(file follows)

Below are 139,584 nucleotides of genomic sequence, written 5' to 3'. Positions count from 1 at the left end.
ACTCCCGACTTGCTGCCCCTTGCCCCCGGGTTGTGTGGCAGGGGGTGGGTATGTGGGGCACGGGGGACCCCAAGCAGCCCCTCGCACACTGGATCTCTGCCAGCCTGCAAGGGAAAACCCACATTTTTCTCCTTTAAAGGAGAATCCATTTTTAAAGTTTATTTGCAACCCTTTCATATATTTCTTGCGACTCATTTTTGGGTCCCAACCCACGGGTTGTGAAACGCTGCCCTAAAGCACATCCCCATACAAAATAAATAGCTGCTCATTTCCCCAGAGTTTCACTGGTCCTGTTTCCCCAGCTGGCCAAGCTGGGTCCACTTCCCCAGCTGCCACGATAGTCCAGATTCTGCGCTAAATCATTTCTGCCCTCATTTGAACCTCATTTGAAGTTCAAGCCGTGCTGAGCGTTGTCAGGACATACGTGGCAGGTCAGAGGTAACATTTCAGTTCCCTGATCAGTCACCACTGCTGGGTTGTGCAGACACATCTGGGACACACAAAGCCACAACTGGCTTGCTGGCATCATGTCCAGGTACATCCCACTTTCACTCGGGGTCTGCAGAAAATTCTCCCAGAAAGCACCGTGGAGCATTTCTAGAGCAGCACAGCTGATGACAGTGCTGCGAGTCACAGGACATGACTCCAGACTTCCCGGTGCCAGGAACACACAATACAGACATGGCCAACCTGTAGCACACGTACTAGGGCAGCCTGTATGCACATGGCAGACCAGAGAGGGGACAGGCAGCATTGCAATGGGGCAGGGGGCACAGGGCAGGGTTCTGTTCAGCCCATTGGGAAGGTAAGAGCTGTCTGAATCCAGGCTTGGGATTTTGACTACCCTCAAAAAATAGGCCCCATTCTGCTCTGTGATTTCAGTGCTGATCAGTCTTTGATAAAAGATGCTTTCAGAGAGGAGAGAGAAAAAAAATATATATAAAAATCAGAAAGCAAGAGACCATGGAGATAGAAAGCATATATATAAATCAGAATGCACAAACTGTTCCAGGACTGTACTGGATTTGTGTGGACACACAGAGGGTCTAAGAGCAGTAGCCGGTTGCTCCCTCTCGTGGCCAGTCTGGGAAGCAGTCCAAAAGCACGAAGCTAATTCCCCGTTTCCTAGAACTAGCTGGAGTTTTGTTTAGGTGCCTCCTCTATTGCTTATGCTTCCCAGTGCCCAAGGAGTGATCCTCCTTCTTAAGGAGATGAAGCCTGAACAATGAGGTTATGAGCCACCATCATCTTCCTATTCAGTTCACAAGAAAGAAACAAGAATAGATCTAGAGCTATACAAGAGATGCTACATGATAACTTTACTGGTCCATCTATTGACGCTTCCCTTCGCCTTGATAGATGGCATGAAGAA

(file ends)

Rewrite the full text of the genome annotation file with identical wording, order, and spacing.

Below are 139,584 nucleotides of genomic sequence, written 5' to 3'. Positions count from 1 at the left end.
ACTCCCGACTTGCTGCCCCTTGCCCCCGGGTTGTGTGGCAGGGGGTGGGTATGTGGGGCACGGGGGACCCCAAGCAGCCCCTCGCACACTGGATCTCTGCCAGCCTGCAAGGGAAAACCCACATTTTTCTCCTTTAAAGGAGAATCCATTTTTAAAGTTTATTTGCAACCCTTTCATATATTTCTTGCGACTCATTTTTGGGTCCCAACCCACGGGTTGTGAAACGCTGCCCTAAAGCACATCCCCATACAAAATAAATAGCTGCTCATTTCCCCAGAGTTTCACTGGTCCTGTTTCCCCAGCTGGCCAAGCTGGGTCCACTTCCCCAGCTGCCACGATAGTCCAGATTCTGCGCTAAATCATTTCTGCCCTCATTTGAACCTCATTTGAAGTTCAAGCCGTGCTGAGCGTTGTCAGGACATACGTGGCAGGTCAGAGGTAACATTTCAGTTCCCTGATCAGTCACCACTGCTGGGTTGTGCAGACACATCTGGGACACACAAAGCCACAACTGGCTTGCTGGCATCATGTCCAGGTACATCCCACTTTCACTCGGGGTCTGCAGAAAATTCTCCCAGAAAGCACCGTGGAGCATTTCTAGAGCAGCACAGCTGATGACAGTGCTGCGAGTCACAGGACATGACTCCAGACTTCCCGGTGCCAGGAACACACAATACAGACATGGCCAACCTGTAGCACACGTACTAGGGCAGCCTGTATGCACATGGCAGACCAGAGAGGGGACAGGCAGCATTGCAATGGGGCAGGGGGCACAGGGCAGGGTTCTGTTCAGCCCATTGGGAAGGTAAGAGCTGTCTGAATCCAGGCTTGGGATTTTGACTACCCTCAAAAAATAGGCCCCATTCTGCTCTGTGATTTCAGTGCTGATCAGTCTTTGATAAAAGATGCTTTCAGAGAGGAGAGAGAAAAAAAATATATATAAAAATCAGAAAGCAAGAGACCATGGAGATAGAAAGCATATATATAAATCAGAATGCACAAACTGTTCCAGGACTGTACTGGATTTGTGTGGACACACAGAGGGTCTAAGAGCAGTAGCCGGTTGCTCCCTCTCGTGGCCAGTCTGGGAAGCAGTCCAAAAGCACGAAGCTAATTCCCCGTTTCCTAGAACTAGCTGGAGTTTTGTTTAGGTGCCTCCTCTATTGCTTATGCTTCCCAGTGCCCAAGGAGTGATCCTCCTTCTTAAGGAGATGAAGCCTGAACAATGAGGTTATGAGCCACCATCATCTTCCTATTCAGTTCACAAGAAAGAAACAAGAATAGATCTAGAGCTATACAAGAGATGCTACATGATAACTTTACTGGTCCATCTATTGACGCTTCCCTTCGCCTTGATAGATGGCATGAAGAA